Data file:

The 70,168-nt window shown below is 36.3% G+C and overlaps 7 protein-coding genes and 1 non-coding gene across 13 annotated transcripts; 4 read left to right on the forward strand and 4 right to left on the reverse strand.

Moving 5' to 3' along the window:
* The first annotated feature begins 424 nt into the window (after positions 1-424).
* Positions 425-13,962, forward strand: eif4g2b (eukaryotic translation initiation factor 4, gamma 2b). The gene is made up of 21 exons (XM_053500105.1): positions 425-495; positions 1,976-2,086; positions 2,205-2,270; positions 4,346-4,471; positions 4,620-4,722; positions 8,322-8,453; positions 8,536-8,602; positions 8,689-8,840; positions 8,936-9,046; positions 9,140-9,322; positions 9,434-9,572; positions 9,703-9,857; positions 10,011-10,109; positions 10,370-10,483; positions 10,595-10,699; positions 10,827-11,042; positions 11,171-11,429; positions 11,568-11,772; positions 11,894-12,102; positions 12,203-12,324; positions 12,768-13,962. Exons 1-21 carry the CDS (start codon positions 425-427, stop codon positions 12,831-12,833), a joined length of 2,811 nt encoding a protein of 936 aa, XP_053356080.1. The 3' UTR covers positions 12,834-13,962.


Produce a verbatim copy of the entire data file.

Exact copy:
The 70,168-nt window shown below is 36.3% G+C and overlaps 7 protein-coding genes and 1 non-coding gene across 13 annotated transcripts; 4 read left to right on the forward strand and 4 right to left on the reverse strand.

Moving 5' to 3' along the window:
* The first annotated feature begins 424 nt into the window (after positions 1-424).
* Positions 425-13,962, forward strand: eif4g2b (eukaryotic translation initiation factor 4, gamma 2b). The gene is made up of 21 exons (XM_053500105.1): positions 425-495; positions 1,976-2,086; positions 2,205-2,270; positions 4,346-4,471; positions 4,620-4,722; positions 8,322-8,453; positions 8,536-8,602; positions 8,689-8,840; positions 8,936-9,046; positions 9,140-9,322; positions 9,434-9,572; positions 9,703-9,857; positions 10,011-10,109; positions 10,370-10,483; positions 10,595-10,699; positions 10,827-11,042; positions 11,171-11,429; positions 11,568-11,772; positions 11,894-12,102; positions 12,203-12,324; positions 12,768-13,962. Exons 1-21 carry the CDS (start codon positions 425-427, stop codon positions 12,831-12,833), a joined length of 2,811 nt encoding a protein of 936 aa, XP_053356080.1. The 3' UTR covers positions 12,834-13,962.